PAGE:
The Africa Centre for Energy Policy (ACEP) says Government cannot continuously tax Ghanaians holding onto the Tema Oil Refinery (TOR) Debt Recovery Levy, since their investigations show that, the technically, the debt has been cleared and even overpaid with the levies accrued from 2004.
The Debt Recovery Fund Levy Act 2003 (Act 642) was passed to help finance TOR’s accumulated debt and cater for the company’s under recovery.
Due to this, a debt recovery levy was subsequently imposed on some petroleum products.
But ACEP says at the time the levy was instituted, the total debt stood at GHc450 million. The centre says if for any reason the debt has not been cleared, then government is to blame for either mismanaging the levies or for non-compliance.
He said ACEP submitted to Parliament a comprehensive report on the levy, explaining why government must discontinue the collection of the levy.
Speaking at a news conference, Executive Director of ACEP, Muhammed Amin Adam, said by 2009, the total debt had grown to GHc9,00 million due to non-application of the revenues to service the debt as well as interest accumulation.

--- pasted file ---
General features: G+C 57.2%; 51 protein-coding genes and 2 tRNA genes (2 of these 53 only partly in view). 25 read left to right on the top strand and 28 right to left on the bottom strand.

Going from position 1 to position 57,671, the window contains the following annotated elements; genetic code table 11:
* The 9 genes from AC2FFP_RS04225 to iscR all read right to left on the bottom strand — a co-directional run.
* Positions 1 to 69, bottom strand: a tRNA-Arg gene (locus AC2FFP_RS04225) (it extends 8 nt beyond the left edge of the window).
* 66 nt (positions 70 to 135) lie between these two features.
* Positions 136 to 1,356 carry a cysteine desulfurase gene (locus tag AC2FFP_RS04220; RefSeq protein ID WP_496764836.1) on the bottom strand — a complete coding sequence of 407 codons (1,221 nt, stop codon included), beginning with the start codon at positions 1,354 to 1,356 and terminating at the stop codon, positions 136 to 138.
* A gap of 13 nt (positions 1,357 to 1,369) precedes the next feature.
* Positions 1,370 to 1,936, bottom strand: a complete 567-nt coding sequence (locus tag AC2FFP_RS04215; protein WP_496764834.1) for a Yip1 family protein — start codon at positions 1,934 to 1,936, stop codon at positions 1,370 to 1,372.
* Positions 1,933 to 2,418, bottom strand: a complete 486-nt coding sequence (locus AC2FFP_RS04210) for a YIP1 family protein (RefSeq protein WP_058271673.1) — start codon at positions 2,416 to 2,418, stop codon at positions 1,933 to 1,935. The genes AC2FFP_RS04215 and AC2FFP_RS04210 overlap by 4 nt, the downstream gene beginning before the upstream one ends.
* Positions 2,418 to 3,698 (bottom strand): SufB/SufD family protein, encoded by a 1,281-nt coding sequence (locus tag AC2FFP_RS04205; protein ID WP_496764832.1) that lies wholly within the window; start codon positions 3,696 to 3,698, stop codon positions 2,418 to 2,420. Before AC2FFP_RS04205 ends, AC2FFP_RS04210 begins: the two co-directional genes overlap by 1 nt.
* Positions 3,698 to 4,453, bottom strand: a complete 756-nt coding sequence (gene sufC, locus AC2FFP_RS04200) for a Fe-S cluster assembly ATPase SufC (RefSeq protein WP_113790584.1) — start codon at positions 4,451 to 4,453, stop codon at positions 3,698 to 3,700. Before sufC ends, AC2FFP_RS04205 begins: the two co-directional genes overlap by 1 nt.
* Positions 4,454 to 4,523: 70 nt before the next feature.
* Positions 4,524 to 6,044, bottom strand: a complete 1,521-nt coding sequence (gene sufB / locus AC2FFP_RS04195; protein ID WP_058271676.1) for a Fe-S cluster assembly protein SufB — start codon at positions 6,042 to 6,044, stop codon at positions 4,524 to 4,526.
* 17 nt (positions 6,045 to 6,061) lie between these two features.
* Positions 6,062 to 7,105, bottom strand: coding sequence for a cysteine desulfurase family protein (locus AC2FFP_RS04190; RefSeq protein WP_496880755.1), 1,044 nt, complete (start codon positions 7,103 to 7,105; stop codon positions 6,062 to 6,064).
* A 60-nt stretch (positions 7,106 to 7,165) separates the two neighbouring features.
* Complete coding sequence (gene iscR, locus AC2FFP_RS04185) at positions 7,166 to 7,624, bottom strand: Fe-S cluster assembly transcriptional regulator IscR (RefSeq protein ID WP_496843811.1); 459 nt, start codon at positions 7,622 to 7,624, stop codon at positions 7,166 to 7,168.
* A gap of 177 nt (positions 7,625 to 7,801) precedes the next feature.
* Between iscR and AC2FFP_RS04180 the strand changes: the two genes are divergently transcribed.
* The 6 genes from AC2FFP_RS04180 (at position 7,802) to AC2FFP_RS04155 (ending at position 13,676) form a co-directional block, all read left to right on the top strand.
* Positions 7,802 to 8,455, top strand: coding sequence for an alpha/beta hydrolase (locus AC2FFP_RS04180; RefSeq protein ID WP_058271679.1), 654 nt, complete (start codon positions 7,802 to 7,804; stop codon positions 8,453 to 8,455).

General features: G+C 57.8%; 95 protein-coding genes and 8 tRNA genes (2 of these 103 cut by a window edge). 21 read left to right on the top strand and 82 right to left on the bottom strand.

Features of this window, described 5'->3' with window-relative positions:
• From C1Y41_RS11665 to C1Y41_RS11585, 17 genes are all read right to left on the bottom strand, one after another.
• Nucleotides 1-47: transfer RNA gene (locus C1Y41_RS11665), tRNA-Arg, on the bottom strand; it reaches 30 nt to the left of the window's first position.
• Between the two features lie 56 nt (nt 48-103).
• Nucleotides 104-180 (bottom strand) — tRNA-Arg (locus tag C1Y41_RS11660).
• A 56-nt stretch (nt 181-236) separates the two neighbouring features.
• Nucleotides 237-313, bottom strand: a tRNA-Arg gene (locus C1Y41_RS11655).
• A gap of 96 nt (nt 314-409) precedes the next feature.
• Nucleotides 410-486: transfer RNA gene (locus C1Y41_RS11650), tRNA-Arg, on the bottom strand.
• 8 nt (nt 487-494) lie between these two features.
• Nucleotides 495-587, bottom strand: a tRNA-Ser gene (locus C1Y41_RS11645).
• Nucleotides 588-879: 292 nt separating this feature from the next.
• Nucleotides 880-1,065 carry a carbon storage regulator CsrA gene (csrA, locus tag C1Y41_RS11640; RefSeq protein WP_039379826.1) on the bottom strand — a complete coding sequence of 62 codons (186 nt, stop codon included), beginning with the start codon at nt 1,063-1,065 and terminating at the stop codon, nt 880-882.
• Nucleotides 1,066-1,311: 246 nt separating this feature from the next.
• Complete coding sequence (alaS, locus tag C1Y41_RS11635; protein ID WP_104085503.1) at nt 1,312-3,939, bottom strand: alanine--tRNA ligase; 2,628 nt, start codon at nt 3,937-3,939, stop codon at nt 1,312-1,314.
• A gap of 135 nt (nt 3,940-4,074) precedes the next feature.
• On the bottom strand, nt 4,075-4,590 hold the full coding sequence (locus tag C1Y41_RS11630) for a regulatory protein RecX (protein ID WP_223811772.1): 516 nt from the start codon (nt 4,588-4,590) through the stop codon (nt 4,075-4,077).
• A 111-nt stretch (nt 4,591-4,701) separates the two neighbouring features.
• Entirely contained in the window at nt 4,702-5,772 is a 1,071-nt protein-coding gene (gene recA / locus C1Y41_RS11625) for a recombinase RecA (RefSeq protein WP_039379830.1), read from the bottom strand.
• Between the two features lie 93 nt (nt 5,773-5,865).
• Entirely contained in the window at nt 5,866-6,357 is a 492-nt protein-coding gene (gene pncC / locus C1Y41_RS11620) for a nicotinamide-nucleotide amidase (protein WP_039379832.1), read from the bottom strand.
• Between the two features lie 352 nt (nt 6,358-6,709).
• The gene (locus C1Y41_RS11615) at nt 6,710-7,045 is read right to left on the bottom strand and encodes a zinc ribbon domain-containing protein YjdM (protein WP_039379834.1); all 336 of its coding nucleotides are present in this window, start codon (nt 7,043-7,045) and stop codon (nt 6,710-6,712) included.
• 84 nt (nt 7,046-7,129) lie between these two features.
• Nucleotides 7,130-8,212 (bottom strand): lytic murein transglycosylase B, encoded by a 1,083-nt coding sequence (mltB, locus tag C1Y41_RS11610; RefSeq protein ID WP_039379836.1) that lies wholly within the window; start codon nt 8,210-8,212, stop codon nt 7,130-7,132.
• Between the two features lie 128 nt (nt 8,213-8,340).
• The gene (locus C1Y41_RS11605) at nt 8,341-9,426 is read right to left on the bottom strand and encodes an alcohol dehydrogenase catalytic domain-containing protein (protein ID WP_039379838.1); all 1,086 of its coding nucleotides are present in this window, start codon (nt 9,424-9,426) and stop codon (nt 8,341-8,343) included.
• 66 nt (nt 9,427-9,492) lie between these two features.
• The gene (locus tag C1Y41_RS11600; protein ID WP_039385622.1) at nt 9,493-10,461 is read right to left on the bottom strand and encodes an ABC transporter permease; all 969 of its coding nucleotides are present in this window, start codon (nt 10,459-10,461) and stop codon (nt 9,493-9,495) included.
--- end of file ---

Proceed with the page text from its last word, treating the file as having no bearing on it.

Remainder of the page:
“Our analysis shows that from 2009 and 2015, the total collection from the levy is in excess of GH1.9 billion, which effectively amortises the debt assuming an interest rate of 10 per cent and, therefore, finds it difficult to comprehend why consumers should continue to pay this debt.”
ACEP made the revelation in response to the latest increases in the prices of petroleum products, for which government among others introduced a tax component to settle the TOR debt.
ACEP argued that the levy among others “have led to increase in the ex-pump price of petrol per litre by 33%, 40% on diesel per litre and 22% on LPG per kilogram.”
The centre insists that the TOR Debt Recovery Levy has been misapplied “aided by the weak oversight of Parliament.”
ACEP also challenged the Minister of Finance to furnish Parliament with reports on the fund. “Section 13 of the TOR Debt Recovery Fund Levy Act 2003 (Act 642), states that “the Minister shall within three months after the end of each financial year, submit a report on the Fund to Parliament.
The Minister of Finance over the years, failed to submit this report to Parliament, which reduces the Minister’s legal and moral authority to continue collecting the levy.
ACEP would like to demand that the Minister complies with the law by submitting to Parliament a comprehensive report on the levy covering the period 2004 to 2014,” Amin Adam added.